IRS Proposes Requiring U.S. Banks to Disclose Account-Owners' Identities
The Obama administration says U.S. banks should disclose to the IRS bank accounts owned by foreigners, resurrecting a Clinton-era proposal that was opposed by banking groups and Republicans.
The Internal Revenue Service proposed regulations Jan. 7 that would pave the way for the U.S. for the first time to routinely share information with other governments about their citizens’ deposits in U.S. financial institutions.
The move is designed to help governments around the world pierce bank secrecy, the agency said. It follows a successful three-year effort by the U.S. to pressure Switzerland and its biggest bank, UBS AG, to reveal the U.S. owners of undeclared accounts held offshore.
“There is a growing global consensus regarding the importance of cooperative information exchange for tax purposes that has developed,” the agency said in a notice in the Jan. 7 Federal Register announcing the proposal.
The IRS proposal comes on the eve of the issuance of separate regulations that will require foreign banks to identify U.S. customers to the IRS and withhold 30 percent of U.S. interest and dividend payments from account holders who provide inadequate information to determine their U.S. status.
Jon Sambur, a lawyer at Mayer Brown in Washington, said the rules issued this month affecting U.S. banks were a surprise and may be aimed at assuaging foreign governments.
“This is not something that was broadcast to happen,” Sambur said. “The timing of it seems to be an effort by the U.S. to show some goodwill to foreign jurisdictions.”
The U.S. doesn’t tax interest earned in U.S. banks by foreigners who reside abroad, and the accounts aren’t required to be reported to the IRS, except for residents of Canada. That makes it difficult for the IRS to provide information about an account to a comparable agency in a foreign government.
The new proposal is nearly identical to one promulgated by President Bill Clinton’s Treasury Department on Jan. 17, 2001, three days before he left office.
That proposal was opposed by former House Ways and Means Committee Chairman Bill Thomas, a California Republican, and by groups including the California Bankers Association, the Florida Bankers Association, and the Conference of State Bank Supervisors, which warned of a flight of capital from U.S. banks if the rules were adopted.
Opposing the Rules
Andrew Quinlan, president of the Center for Freedom and Prosperity, which lobbied against the 2001 rule, said his group would again lead efforts to oppose it.
“The regulation is designed to accumulate information that can be provided to foreign governments, which means the regulation puts the interests of overseas tax collectors above U.S. law and before the interests of the American economy,” Quinlan said on his Web site.
The Commerce Department says non-U.S. citizens have $10.6 trillion passively invested in the U.S. economy, including about $3.6 trillion held by banks and securities brokers. A 2004 study by George Mason University in Fairfax, Virginia, concluded the proposed Clinton rules would have led to a loss of $88 billion in capital from U.S. banks.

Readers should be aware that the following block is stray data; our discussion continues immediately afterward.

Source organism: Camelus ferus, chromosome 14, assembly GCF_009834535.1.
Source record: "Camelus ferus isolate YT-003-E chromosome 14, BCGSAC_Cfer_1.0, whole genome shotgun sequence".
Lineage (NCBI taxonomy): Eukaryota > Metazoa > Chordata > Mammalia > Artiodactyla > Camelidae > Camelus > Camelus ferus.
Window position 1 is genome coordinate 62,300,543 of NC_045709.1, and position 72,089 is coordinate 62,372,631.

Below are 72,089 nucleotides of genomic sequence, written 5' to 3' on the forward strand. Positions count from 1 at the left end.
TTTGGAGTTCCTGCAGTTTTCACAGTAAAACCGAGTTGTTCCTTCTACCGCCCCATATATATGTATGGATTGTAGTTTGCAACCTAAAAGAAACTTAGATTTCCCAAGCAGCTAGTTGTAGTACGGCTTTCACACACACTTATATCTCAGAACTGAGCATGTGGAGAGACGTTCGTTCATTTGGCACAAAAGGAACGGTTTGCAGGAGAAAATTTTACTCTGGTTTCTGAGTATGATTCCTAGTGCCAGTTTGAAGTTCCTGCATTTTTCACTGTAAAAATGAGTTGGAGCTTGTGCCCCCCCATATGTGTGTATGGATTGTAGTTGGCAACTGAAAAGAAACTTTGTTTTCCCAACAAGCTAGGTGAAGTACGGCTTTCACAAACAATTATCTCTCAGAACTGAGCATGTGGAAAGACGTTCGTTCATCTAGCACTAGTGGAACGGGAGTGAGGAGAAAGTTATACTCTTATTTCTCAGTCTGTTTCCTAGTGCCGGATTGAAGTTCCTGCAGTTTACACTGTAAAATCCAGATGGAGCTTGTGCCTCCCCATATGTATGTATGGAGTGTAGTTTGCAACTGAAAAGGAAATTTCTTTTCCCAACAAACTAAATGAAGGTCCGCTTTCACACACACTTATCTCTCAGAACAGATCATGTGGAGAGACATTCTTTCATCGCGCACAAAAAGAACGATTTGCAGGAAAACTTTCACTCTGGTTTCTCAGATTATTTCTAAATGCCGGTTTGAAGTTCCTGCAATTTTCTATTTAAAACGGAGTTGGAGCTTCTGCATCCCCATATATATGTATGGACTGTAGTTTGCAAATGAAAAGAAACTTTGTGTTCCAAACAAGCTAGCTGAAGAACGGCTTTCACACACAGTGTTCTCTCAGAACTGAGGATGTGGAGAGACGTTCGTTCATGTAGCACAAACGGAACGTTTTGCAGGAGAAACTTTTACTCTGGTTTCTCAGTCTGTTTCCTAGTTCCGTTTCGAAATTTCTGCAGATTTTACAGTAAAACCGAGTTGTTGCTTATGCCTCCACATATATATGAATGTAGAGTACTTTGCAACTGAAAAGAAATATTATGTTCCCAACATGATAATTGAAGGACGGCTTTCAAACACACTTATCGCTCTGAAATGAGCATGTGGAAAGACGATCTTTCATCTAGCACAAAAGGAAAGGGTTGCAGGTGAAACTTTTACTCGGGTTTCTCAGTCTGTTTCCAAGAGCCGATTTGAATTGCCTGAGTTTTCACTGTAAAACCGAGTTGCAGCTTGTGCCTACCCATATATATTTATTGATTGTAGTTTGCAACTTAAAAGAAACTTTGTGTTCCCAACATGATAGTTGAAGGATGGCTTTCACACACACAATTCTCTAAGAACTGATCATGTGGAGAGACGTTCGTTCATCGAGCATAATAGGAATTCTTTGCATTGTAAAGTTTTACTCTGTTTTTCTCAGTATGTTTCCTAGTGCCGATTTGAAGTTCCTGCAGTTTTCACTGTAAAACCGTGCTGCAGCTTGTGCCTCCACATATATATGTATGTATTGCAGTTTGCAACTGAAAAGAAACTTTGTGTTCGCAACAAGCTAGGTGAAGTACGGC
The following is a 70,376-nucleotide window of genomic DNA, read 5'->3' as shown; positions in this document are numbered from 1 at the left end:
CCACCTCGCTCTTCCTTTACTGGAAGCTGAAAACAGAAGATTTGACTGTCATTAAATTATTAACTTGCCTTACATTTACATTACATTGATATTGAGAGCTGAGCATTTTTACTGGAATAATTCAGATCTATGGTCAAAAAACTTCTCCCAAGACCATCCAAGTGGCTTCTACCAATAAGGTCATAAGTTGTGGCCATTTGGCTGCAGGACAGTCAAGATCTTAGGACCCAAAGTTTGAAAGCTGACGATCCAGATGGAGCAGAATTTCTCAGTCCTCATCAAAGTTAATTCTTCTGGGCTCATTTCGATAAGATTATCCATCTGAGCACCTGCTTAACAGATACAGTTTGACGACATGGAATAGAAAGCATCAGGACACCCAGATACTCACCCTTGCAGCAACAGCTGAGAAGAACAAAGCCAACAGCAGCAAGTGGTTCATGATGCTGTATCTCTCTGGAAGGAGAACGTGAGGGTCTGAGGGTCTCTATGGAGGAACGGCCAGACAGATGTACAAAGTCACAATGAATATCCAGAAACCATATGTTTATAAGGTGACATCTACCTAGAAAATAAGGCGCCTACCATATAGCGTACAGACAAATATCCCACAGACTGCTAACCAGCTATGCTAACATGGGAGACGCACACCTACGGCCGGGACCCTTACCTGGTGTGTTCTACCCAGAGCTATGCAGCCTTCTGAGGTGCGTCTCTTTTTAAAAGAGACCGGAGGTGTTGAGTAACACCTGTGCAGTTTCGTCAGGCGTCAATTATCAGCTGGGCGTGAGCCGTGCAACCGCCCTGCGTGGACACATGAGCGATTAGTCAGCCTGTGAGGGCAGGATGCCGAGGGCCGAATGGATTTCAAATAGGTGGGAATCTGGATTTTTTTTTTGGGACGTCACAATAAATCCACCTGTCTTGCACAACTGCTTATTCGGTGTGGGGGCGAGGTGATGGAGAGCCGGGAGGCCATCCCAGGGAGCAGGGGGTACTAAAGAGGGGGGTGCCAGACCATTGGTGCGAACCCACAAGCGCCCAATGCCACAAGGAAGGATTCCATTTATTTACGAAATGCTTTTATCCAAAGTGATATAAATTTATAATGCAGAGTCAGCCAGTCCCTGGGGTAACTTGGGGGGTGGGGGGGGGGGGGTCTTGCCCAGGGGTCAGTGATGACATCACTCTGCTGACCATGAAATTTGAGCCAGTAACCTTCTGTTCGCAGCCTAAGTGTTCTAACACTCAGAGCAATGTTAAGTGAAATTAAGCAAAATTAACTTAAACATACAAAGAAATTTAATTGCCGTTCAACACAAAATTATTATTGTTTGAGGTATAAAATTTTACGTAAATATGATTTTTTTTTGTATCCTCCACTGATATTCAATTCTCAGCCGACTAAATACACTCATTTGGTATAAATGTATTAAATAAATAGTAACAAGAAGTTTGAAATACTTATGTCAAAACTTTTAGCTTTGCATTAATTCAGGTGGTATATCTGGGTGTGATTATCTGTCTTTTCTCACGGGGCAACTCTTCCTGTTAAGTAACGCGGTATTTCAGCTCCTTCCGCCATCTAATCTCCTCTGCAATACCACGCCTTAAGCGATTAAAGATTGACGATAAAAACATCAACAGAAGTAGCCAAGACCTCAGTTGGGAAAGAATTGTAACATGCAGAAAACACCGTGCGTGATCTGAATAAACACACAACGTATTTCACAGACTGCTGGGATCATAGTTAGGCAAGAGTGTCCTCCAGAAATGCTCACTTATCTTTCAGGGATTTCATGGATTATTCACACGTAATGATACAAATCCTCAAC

Scott Talbott, senior vice president for government affairs at the Financial Services Roundtable, a Washington group representing large banks such as Bank of America Corp. and Wells Fargo & Co., said his group shares concerns about capital flight. “We’re concerned about it because it will create a competitive disadvantage for U.S. banks,” he said of the Obama administration’s proposed regulation.
The Clinton rule was shelved in July 2002 by the administration of President George W. Bush, which replaced it with a more limited proposal requiring banks to report interest paid to residents of 13 European countries, Australia, and New Zealand.
Pamela Olson, a partner at Skadden Arps in Washington who served in the Treasury Department in 2002, said the Bush administration had decided to scale back the proposed Clinton rule because the IRS had no use for the account information as the accounts aren’t taxable.
“At that point in time it seemed clear to us that there wasn’t a reason to gather information” that would not be used to share with other governments with which the U.S. didn’t already have information exchange agreements, she said. “There was no reason to scare people needlessly.”
The narrower rules didn’t become final. The U.S. shares account information on an automated basis only with Canada.
The Obama administration came under pressure from Mexico in 2009, weeks after the president’s inauguration and during the banking crisis, to put in place an identical arrangement between the two countries. A letter from then-Finance Minister Agustin Carstens said an accord would help the government collect revenue to fight organized crime and drug cartels.
Carstens, now governor of Mexico’s central bank, didn’t immediately respond to a request for comment.
The rules issued Jan.7 by the Obama administration would become effective at the end of the year in which they are made final. The agency has requested written comments by April 7 and scheduled a public hearing at the IRS National Headquarters for April 28.
To contact the reporter on this story: Ryan J. Donmoyer in Washington at firstname.lastname@example.org
Bloomberg reserves the right to edit or remove comments but is under no obligation to do so, or to explain individual moderation decisions.